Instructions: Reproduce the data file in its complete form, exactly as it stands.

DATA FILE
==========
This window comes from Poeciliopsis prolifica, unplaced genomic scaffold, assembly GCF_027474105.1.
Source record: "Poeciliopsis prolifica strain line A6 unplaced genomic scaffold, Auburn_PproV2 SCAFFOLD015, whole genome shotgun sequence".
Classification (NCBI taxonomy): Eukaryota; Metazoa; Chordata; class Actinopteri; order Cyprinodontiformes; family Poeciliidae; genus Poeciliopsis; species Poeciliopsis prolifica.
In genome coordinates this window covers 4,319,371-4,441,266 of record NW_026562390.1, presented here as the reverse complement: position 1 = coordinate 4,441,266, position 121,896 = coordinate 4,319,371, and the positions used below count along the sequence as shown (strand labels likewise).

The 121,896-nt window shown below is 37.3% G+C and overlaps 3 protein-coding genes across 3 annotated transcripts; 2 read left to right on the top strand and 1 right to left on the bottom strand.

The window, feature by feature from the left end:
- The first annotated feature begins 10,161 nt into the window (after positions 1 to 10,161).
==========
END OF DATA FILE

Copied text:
This window comes from Poeciliopsis prolifica, unplaced genomic scaffold, assembly GCF_027474105.1.
Source record: "Poeciliopsis prolifica strain line A6 unplaced genomic scaffold, Auburn_PproV2 SCAFFOLD015, whole genome shotgun sequence".
Classification (NCBI taxonomy): Eukaryota; Metazoa; Chordata; class Actinopteri; order Cyprinodontiformes; family Poeciliidae; genus Poeciliopsis; species Poeciliopsis prolifica.
In genome coordinates this window covers 4,319,371-4,441,266 of record NW_026562390.1, presented here as the reverse complement: position 1 = coordinate 4,441,266, position 121,896 = coordinate 4,319,371, and the positions used below count along the sequence as shown (strand labels likewise).

The 121,896-nt window shown below is 37.3% G+C and overlaps 3 protein-coding genes across 3 annotated transcripts; 2 read left to right on the top strand and 1 right to left on the bottom strand.

The window, feature by feature from the left end:
- The first annotated feature begins 10,161 nt into the window (after positions 1 to 10,161).